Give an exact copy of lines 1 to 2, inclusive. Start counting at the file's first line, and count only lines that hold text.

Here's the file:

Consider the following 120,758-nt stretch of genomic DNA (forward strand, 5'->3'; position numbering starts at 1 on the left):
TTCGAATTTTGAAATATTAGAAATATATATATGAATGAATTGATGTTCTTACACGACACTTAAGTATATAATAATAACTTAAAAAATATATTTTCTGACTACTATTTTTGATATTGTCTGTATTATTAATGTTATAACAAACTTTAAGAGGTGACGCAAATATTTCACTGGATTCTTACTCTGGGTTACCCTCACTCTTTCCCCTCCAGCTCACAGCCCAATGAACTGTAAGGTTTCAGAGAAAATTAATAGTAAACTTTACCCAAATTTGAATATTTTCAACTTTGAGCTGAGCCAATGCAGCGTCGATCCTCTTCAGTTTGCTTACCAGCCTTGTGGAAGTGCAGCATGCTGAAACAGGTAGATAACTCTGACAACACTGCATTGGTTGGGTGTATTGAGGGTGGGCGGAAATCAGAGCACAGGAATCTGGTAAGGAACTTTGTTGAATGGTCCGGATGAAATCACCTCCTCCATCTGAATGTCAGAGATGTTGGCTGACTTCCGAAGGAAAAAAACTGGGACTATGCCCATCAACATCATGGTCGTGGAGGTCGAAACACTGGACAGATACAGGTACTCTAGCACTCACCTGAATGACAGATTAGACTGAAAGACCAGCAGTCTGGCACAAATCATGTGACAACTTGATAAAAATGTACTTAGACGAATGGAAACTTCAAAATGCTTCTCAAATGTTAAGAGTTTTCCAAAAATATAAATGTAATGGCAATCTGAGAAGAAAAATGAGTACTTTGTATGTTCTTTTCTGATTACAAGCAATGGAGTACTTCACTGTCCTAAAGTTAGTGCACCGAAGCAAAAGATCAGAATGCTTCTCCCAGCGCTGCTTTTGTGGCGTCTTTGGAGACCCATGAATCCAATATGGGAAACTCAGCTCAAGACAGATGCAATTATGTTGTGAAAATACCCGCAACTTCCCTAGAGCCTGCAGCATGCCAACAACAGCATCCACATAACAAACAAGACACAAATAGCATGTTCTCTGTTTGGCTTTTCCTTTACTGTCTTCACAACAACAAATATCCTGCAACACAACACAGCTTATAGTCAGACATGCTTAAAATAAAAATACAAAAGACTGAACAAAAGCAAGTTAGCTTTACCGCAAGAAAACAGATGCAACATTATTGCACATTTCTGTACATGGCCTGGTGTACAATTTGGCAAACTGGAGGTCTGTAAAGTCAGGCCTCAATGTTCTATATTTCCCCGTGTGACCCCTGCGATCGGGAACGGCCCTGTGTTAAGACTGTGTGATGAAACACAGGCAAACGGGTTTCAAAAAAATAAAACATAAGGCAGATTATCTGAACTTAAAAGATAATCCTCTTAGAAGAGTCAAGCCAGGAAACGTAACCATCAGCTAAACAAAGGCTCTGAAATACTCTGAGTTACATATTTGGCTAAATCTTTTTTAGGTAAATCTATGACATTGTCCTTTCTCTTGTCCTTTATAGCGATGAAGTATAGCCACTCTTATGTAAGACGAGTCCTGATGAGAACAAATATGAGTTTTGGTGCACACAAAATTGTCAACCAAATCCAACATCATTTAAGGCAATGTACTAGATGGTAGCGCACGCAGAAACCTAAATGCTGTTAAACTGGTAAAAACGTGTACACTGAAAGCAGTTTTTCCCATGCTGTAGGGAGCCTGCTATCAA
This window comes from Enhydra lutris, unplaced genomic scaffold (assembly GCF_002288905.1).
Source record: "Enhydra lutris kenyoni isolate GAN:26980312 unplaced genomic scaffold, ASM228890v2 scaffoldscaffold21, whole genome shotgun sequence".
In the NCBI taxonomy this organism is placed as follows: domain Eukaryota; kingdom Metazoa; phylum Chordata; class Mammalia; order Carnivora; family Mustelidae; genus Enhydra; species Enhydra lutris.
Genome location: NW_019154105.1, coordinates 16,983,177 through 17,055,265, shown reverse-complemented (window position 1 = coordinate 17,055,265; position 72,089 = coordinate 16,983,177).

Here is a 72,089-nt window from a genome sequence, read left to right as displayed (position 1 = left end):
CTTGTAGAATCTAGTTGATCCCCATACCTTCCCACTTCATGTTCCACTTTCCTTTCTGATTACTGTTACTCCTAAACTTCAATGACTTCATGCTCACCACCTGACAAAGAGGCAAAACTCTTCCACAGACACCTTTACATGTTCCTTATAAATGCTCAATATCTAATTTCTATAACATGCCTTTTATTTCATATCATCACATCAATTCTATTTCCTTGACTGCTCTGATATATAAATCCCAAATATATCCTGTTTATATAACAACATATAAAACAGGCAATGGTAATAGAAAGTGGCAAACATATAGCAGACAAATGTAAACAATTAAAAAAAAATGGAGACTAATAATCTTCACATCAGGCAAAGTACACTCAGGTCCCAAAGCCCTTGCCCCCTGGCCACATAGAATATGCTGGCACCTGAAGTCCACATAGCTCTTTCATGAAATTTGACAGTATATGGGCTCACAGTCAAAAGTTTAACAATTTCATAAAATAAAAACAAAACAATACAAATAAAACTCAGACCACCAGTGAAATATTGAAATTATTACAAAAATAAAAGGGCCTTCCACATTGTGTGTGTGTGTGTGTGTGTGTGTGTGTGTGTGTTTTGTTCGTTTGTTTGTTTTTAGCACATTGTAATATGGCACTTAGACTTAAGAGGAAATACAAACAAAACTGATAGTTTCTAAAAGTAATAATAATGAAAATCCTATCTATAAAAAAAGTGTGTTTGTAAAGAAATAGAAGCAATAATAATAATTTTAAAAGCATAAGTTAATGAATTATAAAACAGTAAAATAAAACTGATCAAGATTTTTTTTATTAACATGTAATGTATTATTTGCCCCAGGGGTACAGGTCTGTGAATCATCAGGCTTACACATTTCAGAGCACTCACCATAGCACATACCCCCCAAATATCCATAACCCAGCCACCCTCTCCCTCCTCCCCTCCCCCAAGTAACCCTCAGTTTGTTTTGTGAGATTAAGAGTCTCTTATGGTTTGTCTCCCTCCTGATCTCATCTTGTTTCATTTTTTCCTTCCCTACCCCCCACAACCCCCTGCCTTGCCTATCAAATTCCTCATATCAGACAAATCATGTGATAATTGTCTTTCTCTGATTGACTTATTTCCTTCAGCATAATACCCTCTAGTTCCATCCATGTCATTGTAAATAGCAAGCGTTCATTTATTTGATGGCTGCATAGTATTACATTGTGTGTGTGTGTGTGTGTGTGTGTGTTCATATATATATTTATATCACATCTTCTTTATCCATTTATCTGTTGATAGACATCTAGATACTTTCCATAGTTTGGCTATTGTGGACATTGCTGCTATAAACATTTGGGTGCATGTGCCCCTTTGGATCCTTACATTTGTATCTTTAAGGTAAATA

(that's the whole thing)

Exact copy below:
Consider the following 120,758-nt stretch of genomic DNA (forward strand, 5'->3'; position numbering starts at 1 on the left):
TTCGAATTTTGAAATATTAGAAATATATATATGAATGAATTGATGTTCTTACACGACACTTAAGTATATAATAATAACTTAAAAAATATATTTTCTGACTACTATTTTTGATATTGTCTGTATTATTAATGTTATAACAAACTTTAAGAGGTGACGCAAATATTTCACTGGATTCTTACTCTGGGTTACCCTCACTCTTTCCCCTCCAGCTCACAGCCCAATGAACTGTAAGGTTTCAGAGAAAATTAATAGTAAACTTTACCCAAATTTGAATATTTTCAACTTTGAGCTGAGCCAATGCAGCGTCGATCCTCTTCAGTTTGCTTACCAGCCTTGTGGAAGTGCAGCATGCTGAAACAGGTAGATAACTCTGACAACACTGCATTGGTTGGGTGTATTGAGGGTGGGCGGAAATCAGAGCACAGGAATCTGGTAAGGAACTTTGTTGAATGGTCCGGATGAAATCACCTCCTCCATCTGAATGTCAGAGATGTTGGCTGACTTCCGAAGGAAAAAAACTGGGACTATGCCCATCAACATCATGGTCGTGGAGGTCGAAACACTGGACAGATACAGGTACTCTAGCACTCACCTGAATGACAGATTAGACTGAAAGACCAGCAGTCTGGCACAAATCATGTGACAACTTGATAAAAATGTACTTAGACGAATGGAAACTTCAAAATGCTTCTCAAATGTTAAGAGTTTTCCAAAAATATAAATGTAATGGCAATCTGAGAAGAAAAATGAGTACTTTGTATGTTCTTTTCTGATTACAAGCAATGGAGTACTTCACTGTCCTAAAGTTAGTGCACCGAAGCAAAAGATCAGAATGCTTCTCCCAGCGCTGCTTTTGTGGCGTCTTTGGAGACCCATGAATCCAATATGGGAAACTCAGCTCAAGACAGATGCAATTATGTTGTGAAAATACCCGCAACTTCCCTAGAGCCTGCAGCATGCCAACAACAGCATCCACATAACAAACAAGACACAAATAGCATGTTCTCTGTTTGGCTTTTCCTTTACTGTCTTCACAACAACAAATATCCTGCAACACAACACAGCTTATAGTCAGACATGCTTAAAATAAAAATACAAAAGACTGAACAAAAGCAAGTTAGCTTTACCGCAAGAAAACAGATGCAACATTATTGCACATTTCTGTACATGGCCTGGTGTACAATTTGGCAAACTGGAGGTCTGTAAAGTCAGGCCTCAATGTTCTATATTTCCCCGTGTGACCCCTGCGATCGGGAACGGCCCTGTGTTAAGACTGTGTGATGAAACACAGGCAAACGGGTTTCAAAAAAATAAAACATAAGGCAGATTATCTGAACTTAAAAGATAATCCTCTTAGAAGAGTCAAGCCAGGAAACGTAACCATCAGCTAAACAAAGGCTCTGAAATACTCTGAGTTACATATTTGGCTAAATCTTTTTTAGGTAAATCTATGACATTGTCCTTTCTCTTGTCCTTTATAGCGATGAAGTATAGCCACTCTTATGTAAGACGAGTCCTGATGAGAACAAATATGAGTTTTGGTGCACACAAAATTGTCAACCAAATCCAACATCATTTAAGGCAATGTACTAGATGGTAGCGCACGCAGAAACCTAAATGCTGTTAAACTGGTAAAAACGTGTACACTGAAAGCAGTTTTTCCCATGCTGTAGGGAGCCTGCTATCAA